Jarosite - Encyclopedia

    Class : Sulfates, chromates, molybdates
    Subclass : Anhydrous sulfates
    Crystal system : Trigonal
    Chemistry : KFe3(SO4)2(OH)6
    Rarity : Common

Jarosite is a secondary mineral very common in the oxidation zone of deposits containing iron, in an arid climate. With other iron sulfates (copiapite, voltaite, römerite, amarantite, botryogen, fibroferrite, etc...), it belongs to a classic mineralogical procession resulting like it from precipitation from concentrated acid solutions (natural sulfuric acid from of the reaction of surface water with iron sulfides). By changing environmental conditions (temperature, pH, redox potential, etc...) these sulfates are easily hydrolyzed into ferric hydroxides (goethite and limonite). Jarosite, sulfates, and iron hydroxides are particularly common in gossans of pyrite clusters and pyrite-rich hydrothermal veins. It is also found in certain industrial slags. Its name derives from its place of discovery : Barranco Jaroso (Spain). Jarosite occurs quite often in encrustations, in compact granular, concretionary or earthy masses, rarely in flattened and very small rhombohedral crystals (3 mm maximum). It is ocher-yellow to dark brown in color, rarely gray-yellow.

Main photo : Jarosite from Grand Central Mine, Arizona, USA © Stephan Wolfsried

Jarosite from Mina Santa Barbara, Almeria, Spain © Christian Rewitzer
Jarosite from María Josefa Mine, Almeria, Spain © Christian Rewitzer
Jarosite from Jaroso Ravine Ravine, Almeria, Spain © Juan Miguel Segura
Jarosite from Echassières, Allier, France © Michael Förch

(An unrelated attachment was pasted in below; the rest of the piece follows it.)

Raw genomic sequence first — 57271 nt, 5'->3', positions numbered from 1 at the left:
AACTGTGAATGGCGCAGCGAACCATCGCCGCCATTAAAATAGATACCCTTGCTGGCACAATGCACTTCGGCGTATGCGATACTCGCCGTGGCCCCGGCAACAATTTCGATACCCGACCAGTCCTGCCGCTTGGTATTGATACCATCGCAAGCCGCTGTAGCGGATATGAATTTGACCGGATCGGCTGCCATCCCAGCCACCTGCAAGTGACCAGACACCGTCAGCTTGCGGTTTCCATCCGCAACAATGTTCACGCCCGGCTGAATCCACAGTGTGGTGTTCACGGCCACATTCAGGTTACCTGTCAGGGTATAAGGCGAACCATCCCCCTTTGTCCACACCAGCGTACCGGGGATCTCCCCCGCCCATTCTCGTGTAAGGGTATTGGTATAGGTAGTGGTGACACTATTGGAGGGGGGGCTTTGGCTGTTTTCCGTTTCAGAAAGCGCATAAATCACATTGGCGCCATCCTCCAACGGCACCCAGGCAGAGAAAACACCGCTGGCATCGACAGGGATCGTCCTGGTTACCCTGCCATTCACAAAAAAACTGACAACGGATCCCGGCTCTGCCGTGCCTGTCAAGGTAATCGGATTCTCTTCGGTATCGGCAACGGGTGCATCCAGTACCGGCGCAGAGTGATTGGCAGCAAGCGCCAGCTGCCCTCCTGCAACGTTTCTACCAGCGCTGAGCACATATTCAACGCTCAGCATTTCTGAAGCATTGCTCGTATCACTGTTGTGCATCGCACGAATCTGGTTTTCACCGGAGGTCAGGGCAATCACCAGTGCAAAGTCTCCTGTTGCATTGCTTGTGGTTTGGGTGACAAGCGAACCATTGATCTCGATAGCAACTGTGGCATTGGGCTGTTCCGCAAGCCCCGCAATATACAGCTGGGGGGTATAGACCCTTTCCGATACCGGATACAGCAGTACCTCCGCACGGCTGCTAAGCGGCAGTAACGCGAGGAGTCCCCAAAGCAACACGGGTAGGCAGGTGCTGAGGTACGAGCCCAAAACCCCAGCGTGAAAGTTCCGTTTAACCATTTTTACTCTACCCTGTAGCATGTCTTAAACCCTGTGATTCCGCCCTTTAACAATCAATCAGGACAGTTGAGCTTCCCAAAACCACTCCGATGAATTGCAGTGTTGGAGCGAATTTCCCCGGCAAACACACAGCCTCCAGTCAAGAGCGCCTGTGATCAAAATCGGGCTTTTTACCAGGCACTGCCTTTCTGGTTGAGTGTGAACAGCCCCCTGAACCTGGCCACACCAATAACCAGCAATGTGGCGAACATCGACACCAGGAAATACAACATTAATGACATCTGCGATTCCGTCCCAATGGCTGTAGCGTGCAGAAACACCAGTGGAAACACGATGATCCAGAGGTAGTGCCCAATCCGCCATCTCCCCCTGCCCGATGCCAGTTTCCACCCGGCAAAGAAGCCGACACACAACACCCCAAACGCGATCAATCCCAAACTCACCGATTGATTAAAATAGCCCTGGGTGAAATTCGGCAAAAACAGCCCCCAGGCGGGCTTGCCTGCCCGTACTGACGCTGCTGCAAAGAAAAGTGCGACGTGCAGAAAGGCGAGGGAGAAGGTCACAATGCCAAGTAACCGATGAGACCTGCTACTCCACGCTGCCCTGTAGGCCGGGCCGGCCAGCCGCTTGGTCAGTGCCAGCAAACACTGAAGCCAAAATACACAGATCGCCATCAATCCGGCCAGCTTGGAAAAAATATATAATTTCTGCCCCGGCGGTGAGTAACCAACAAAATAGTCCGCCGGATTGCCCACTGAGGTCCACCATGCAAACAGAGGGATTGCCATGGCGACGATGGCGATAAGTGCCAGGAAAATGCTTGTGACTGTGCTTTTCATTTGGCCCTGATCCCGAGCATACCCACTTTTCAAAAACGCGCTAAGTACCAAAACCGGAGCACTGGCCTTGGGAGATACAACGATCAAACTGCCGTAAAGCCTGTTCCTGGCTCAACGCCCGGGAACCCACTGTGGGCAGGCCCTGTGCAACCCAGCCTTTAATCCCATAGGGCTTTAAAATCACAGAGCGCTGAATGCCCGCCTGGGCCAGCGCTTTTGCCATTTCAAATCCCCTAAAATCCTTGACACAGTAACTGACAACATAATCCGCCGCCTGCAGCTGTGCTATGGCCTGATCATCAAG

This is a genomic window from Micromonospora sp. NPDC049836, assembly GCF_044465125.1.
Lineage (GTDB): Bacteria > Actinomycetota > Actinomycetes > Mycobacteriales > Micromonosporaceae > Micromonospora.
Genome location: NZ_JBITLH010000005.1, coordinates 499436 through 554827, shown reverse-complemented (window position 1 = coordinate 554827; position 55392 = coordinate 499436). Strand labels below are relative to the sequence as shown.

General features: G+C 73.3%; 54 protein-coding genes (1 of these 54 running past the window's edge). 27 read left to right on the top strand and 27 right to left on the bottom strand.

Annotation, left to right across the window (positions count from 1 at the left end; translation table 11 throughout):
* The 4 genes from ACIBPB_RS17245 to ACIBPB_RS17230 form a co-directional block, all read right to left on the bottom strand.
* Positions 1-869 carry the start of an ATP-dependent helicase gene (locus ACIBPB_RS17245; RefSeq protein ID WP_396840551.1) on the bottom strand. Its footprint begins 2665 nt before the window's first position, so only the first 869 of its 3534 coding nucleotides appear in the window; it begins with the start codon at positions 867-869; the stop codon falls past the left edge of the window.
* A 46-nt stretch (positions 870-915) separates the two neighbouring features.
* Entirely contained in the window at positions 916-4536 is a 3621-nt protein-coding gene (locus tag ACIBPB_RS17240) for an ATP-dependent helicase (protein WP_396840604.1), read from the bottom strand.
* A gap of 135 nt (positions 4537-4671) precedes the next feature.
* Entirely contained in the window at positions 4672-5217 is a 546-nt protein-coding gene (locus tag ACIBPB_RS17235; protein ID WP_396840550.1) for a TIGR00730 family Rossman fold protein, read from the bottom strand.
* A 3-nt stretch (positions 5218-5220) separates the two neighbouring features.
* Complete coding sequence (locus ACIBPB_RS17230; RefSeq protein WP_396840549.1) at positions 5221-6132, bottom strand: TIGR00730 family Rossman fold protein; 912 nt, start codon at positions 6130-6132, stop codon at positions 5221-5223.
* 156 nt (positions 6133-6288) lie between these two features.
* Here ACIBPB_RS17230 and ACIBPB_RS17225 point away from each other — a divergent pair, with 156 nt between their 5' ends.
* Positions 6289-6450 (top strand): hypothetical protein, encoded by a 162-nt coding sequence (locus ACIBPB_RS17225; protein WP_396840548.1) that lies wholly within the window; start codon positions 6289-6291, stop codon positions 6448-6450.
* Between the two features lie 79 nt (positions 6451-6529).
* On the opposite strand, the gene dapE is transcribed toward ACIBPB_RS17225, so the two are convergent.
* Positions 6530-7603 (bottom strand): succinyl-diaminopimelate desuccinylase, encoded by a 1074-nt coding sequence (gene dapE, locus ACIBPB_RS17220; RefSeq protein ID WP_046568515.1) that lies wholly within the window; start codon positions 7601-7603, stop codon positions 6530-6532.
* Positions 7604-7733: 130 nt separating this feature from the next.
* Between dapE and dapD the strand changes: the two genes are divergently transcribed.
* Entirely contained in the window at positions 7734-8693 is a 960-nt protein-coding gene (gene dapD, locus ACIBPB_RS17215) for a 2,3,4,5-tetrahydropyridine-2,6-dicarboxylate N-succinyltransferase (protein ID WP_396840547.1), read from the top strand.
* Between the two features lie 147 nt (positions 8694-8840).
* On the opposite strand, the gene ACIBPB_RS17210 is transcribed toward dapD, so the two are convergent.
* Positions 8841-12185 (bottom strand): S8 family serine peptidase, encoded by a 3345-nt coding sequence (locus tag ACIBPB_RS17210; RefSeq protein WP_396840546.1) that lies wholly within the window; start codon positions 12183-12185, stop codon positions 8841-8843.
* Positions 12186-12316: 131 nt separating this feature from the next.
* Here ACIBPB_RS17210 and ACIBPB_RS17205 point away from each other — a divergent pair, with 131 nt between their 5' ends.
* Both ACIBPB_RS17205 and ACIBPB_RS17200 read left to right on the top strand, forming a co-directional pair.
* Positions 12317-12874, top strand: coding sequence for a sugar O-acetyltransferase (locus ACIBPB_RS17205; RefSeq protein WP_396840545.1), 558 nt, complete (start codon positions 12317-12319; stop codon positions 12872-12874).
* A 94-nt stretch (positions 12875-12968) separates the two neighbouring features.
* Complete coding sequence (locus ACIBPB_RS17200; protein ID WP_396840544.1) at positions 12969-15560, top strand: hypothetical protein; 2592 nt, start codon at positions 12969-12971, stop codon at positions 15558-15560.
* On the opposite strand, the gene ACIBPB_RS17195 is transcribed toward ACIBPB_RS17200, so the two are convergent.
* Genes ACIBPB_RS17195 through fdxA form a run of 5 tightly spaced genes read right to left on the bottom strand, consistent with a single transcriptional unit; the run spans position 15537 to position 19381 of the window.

Jarosite in the World

The best collector's items come from the type locality of Barranco Jaroso near Almeria (Spain) and the Greek mines of Laurion. Jarosite is abundant in earth masses in the sulphide deposits of Rio Tinto (Andalusia). In the Bisbee district of Arizona, jarosite was particularly abundant, notably at the Southwest mine, where masses of several thousand tons were extracted. Masses of comparable sizes were also extracted in Chuquicamata (Chile).

Jarosite in France

In France, only the concretioned masses of St-Félix-de-Pallières constituted interesting samples. However, it is known in micro-crystals in many localities such as Echassières (Allier), Lantignié (Rhône), Valcroze (Gard), Chessy (Rhône), Les Rompas (Nièvre), etc...


No twin known for this mineral species.

Fakes and treatments

No fakes recorded for this mineral species.

Hardness : 2.5 to 3.5
Density : 2.9 to 3.26
Fracture : Irregular to conchoidal
Streak : Pale yellow

TP : Translucent to transparent
RI : 1.713 to 1.820
Birefringence : 0.102 to 0.105
Optical character : Uniaxial -
Pleochroism : Visible
Fluorescence : None

Solubility : Hydrochloric acid

Magnetism : NoneRadioactivity : None


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